With rapidly increasing contract disputes, international arbitration is an effective resolution strategy in the life sciences sector. Identifying and carefully navigating the legal minefields early is key for professionals and businesses in life sciences when faced with such complex commercial issues on a global scale.
Disputes in licensing and joint Research & Development Agreements (“R&D Agreements”) concerning patents often arise over issues such as:
- ownership of patents;
- improvements through research and development;
- contractual utilisation;
- infringement and the unenforceability of patents for which the patent holder claims fees; and / or
- remedies for patent infringement.
In patent dispute cases, companies have preferred international arbitration instead of litigation in court because:
- arbitration clauses often provide for confidentiality and, therefore, the arbitration is confidential between the parties. A court proceeding is open to business rivals and the public;
- court proceedings over patent claims must be initiated in each country where the patent is registered. Arbitration allows for the resolution of all global claims in a single proceeding. Importantly, this also means that international arbitration may be less costly when compared to commercial litigation;
- with the freedom to choose an arbitrator, the concerned parties often chose subject matter experts, enabling the arbitrators to make the most informed decision on the matters in dispute; and
- the time taken to resolve a matter through arbitration is generally not as lengthy as the time consumed in court litigation.
Though there are advantages in commencing arbitration for patent dispute resolution, professionals and businesses must fully consider the risks and complexities involved in the process, particularly because patent rights worldwide are governed by a number of different jurisdictional laws. For example:
- choosing an appropriate place for arbitration, with the arbitral institution being of utmost importance. For this purpose, concerned parties can approach a trusted advisor (like us!) to provide comparison on matters like: how liberal a place of arbitration is, whether the arbitration is confidential and whether interim relief is able to be obtained;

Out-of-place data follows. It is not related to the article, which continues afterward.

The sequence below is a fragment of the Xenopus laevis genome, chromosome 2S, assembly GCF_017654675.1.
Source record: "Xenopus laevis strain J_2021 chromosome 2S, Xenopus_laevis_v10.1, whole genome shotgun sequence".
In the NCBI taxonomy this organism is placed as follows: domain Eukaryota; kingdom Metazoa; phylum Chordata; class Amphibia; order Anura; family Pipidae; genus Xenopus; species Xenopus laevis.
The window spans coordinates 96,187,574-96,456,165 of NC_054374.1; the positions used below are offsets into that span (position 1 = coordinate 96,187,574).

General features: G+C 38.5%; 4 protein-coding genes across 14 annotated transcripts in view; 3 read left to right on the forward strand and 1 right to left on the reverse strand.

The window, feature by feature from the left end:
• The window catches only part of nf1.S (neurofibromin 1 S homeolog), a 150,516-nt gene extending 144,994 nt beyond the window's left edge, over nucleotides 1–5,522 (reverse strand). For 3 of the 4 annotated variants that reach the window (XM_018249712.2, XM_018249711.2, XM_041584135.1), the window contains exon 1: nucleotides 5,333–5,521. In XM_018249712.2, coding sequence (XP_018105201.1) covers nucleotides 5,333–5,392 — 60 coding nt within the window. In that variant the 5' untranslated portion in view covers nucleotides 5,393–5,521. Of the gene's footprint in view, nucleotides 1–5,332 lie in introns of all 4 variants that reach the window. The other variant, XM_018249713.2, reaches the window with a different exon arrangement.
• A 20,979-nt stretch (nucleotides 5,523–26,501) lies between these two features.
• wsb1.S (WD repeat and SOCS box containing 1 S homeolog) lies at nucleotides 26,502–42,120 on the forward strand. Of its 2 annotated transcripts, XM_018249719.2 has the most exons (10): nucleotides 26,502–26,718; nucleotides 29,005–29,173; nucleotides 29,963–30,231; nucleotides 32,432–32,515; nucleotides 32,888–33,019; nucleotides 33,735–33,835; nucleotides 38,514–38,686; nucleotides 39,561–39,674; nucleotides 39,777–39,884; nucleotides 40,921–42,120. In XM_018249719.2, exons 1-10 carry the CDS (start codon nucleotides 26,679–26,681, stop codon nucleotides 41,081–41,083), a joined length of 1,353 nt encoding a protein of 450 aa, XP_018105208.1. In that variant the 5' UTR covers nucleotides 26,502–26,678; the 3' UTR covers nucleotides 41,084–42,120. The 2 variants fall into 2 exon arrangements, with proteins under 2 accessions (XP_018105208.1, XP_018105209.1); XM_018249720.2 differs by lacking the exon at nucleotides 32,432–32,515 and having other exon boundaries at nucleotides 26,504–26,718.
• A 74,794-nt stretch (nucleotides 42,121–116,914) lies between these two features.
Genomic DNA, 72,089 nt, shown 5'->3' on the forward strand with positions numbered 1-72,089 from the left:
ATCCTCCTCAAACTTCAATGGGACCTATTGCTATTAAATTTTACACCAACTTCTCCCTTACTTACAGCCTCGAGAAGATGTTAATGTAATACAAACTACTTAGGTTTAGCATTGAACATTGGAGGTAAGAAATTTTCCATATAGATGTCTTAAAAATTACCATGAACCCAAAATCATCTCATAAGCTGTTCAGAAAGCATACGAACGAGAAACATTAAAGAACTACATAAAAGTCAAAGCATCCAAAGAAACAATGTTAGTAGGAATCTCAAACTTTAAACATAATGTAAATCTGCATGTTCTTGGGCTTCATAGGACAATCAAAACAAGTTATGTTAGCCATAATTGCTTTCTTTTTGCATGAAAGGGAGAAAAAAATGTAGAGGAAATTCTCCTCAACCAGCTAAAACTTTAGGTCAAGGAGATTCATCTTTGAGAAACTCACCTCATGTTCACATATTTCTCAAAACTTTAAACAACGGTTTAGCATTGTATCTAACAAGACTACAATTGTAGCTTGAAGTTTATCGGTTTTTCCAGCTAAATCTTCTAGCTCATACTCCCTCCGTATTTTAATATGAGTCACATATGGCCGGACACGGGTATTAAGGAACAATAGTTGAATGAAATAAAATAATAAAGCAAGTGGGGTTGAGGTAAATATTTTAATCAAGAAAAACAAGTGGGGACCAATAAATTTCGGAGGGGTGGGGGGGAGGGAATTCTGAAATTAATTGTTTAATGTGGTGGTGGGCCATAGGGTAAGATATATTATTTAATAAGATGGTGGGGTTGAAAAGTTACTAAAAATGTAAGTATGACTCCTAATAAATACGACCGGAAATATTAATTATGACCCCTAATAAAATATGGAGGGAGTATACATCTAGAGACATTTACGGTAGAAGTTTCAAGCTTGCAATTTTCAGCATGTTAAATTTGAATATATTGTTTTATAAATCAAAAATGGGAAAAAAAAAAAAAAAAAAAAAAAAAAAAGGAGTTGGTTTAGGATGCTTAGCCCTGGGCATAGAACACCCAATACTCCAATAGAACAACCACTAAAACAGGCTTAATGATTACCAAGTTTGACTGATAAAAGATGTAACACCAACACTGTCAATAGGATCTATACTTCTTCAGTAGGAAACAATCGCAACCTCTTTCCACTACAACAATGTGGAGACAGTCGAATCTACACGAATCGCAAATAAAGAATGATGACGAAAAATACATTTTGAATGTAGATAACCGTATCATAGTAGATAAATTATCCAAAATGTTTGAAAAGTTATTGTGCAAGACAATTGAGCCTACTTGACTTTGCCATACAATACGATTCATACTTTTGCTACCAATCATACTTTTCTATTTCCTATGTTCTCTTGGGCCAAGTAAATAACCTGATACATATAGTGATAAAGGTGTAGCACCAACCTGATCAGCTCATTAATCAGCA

- disputing parties should generally give a broader interpretation to their arbitration clause. This will enable them to cover patent infringement claims in connection with a contract dispute;
- contractual rights to a patent and the various contractual remedies must be clearly incorporated in the contract;
- the relief claimed must be in accordance with what is accepted at the place of arbitration and / or the place of patent registration; and
- patent disputes must only be removed from an arbitration clause in a contract, if this has been thoroughly considered and appropriate advice has been sought on this decision. If disputing parties do choose to agree such a carve-out, a commercial dispute may end up being litigated in various parallel proceedings, and further dispute may arise between them over the proper jurisdiction for patent-related contract questions.
At Burke & Associates Lawyers, we, together with our partners, are qualified to assist in legal advice and services in the medical, health and life sciences sector. For more information, please contact Meghan Warren, Principal, Rosy Roberts and Amelia Nagel, Associates, on email@example.com, firstname.lastname@example.org, and email@example.com respectively, or by contacting our office on +61 3 9822 8588.